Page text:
How should I sign a CSR using a signature created in HSM, in C# .NET Core?

I’m exhausted after looking for an answer for 3 days. I don’t know if my suggested flow is wrong or my Google skills have really deteriorated.

My API needs to create a valid certificate from a CSR it received, by signing it with a private key that exists ONLY inside an HSM-like service (Azure KeyVault), which unfortunately doesn’t offer Certificate Authority functions BUT does offer signing data with a key that exists there. My CA certificate’s private key is stored in the HSM. I’m using ECDSA.

My suggested flow:

  1. Client generates Key Pair + CSR and sends CSR to API
  2. API creates a certificate from the CSR
  3. API asks HSM to sign the CSR data and receives back a signature
  4. API appends the signature to the certificate and returns a signed (and including CA in chain) certificate to the Client

Flow

I’m using C# .NET Core and would like to keep it cross-platform (as it runs in Linux containers), so I have to keep it as native as possible or using Bouncy Castle (which I’m still not sure if runs in Linux .NET Core).

I really appreciate your help!

Why does a character get Fate points from invocation only at the end of a scene in Fate Core?

This answer to "What happens to the fate point after a character invokes an aspect?" shows that in DFRPG (per Your Story, p. 106):

if you’re invoking an aspect on another PC or on a NPC to gain an advantage over them, that character will receive the fate point you spent, either at the end of the exchange (in conflict, see page 197) or at the end of the scene (outside of conflict).

But in Fate Core (p. 81):

if someone pays a fate point to invoke an aspect attached to your character, you gain their fate point at the end of the scene.

Why did Evil Hat change invocation so that Fate points are given out only at the end of a scene?

Why does Google Search Console’s “Core Web Vitals” say a subset of my pages are all good on Mobile and all bad on Desktop?

Google Search Console’s “Core Web Vitals” is showing these two graphs.

Notice that the number of “good” URLs in one graph exactly match the number of “bad” URLs in the other. Each day always has the same number on each graph, so it’s not likely a random coincidence.

The reports provide only one example, and it is the same URL in both cases (https://rbutterworth.nfshost.com/Tables/compose/). The page is static, with no scripts or forms.

The site has hundreds of other pages (all also static without forms), so what is so special about these reported pages that every one of them would be good in one context and bad in the other?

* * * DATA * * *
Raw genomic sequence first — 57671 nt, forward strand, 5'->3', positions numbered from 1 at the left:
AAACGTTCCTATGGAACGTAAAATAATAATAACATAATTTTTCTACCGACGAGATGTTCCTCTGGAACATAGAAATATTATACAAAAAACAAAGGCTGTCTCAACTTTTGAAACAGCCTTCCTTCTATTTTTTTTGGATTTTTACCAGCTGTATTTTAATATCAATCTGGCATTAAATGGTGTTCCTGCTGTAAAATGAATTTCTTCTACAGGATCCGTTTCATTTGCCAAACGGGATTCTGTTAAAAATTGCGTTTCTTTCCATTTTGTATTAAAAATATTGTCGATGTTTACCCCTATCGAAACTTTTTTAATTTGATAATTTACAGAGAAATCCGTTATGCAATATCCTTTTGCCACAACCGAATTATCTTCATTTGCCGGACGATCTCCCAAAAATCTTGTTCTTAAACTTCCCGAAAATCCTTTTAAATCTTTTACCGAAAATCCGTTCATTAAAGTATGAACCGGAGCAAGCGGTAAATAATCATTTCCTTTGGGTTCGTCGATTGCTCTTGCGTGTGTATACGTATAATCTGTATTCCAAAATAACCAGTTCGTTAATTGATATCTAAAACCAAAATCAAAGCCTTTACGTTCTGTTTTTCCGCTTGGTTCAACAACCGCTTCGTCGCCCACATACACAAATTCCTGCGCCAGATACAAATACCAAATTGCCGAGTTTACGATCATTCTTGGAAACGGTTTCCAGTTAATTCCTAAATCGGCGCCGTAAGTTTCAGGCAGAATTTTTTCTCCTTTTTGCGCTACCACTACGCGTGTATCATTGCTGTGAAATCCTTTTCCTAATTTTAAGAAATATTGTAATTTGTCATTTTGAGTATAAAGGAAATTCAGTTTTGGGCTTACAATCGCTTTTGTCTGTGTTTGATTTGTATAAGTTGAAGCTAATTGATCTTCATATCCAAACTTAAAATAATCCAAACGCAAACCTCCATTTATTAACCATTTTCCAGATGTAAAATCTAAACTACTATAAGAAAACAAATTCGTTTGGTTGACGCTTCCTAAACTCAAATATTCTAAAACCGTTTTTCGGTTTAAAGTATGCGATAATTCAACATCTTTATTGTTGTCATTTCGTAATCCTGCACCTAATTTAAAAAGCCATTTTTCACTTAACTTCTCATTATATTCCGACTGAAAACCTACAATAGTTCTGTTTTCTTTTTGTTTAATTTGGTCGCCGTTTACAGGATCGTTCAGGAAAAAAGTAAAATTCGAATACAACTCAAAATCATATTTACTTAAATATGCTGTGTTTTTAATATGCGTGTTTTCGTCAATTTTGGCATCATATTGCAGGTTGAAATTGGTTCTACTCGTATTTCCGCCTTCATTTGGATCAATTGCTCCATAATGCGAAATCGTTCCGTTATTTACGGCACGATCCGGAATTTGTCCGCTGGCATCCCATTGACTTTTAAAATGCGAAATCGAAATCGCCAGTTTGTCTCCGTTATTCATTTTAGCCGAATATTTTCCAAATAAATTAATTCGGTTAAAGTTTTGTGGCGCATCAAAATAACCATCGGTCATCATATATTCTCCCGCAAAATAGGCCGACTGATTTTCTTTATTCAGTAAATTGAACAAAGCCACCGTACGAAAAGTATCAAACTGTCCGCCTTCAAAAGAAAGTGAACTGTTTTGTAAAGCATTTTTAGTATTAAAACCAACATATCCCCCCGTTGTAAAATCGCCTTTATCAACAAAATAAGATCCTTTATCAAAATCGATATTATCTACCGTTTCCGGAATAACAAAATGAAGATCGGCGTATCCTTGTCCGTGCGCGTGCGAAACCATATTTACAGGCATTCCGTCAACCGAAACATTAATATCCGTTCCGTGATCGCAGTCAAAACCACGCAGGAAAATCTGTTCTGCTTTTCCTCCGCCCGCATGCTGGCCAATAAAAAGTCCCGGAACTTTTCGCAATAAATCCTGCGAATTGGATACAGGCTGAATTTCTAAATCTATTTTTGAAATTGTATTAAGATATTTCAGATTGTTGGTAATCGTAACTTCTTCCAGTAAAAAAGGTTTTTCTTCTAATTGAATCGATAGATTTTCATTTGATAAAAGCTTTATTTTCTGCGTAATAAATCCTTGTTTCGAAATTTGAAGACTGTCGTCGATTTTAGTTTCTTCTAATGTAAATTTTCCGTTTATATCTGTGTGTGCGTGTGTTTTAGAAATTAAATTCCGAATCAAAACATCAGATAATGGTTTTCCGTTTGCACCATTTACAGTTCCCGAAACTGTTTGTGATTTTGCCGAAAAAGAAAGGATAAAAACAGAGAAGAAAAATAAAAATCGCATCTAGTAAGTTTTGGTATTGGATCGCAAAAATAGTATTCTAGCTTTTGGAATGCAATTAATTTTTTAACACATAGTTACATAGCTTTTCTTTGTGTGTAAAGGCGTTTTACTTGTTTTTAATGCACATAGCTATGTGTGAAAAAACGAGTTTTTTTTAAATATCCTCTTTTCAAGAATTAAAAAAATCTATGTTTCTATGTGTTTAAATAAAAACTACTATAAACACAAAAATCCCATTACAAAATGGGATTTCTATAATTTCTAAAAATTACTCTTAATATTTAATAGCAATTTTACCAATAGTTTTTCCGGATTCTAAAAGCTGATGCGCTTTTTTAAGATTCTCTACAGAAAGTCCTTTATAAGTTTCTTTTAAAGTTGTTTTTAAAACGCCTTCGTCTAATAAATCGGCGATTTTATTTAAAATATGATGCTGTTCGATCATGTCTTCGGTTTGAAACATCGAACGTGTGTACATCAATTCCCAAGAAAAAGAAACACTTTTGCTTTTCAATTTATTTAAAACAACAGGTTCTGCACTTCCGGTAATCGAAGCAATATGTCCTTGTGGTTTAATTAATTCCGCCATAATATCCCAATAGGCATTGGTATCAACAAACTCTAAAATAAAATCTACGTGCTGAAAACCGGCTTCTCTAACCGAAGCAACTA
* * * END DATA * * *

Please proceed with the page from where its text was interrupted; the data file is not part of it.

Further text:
Graphs of Mobile and Desktop URLs, with the good in Mobile exactly matching the bad in Desktop

Applications of Will in Condensed vs. in Core

Some months ago, I noticed a difference between the Core and Condensed editions in the way the Will skill is described. I would like to know whether this is an intentional change between editions (or ‘editions’ – whatever you call the subtle variations in the crunch between the books), or whether all the functions attributed to Will in Core are to still be attributed to it in Condensed; and, if it’s the former, which Skill(s) should take over those functions.

To be more specific, Core’s description of Will includes the following:

You can use Will to pit yourself against obstacles that require mental effort. Puzzles and riddles can fall under this category, as well as any mentally absorbing task, like deciphering a code. Use Will when it’s only a matter of time before you overcome the mental challenge, and Lore if it takes something more than brute mental force to get past it. Many of the obstacles that you go up against with Will might be made part of challenges, to reflect the effort involved.

Contests of Will might reflect particularly challenging games, like chess, or competing in a hard set of exams. In settings where magic or psychic abilities are common, contests of Will are popular occurrences.

In contrast, Condensed’s description of Will doesn’t even hint at anything like that, instead portraying Will is a pretty much exclusively reactive, not proactive, Skill (in fact the only one in the list that is like that):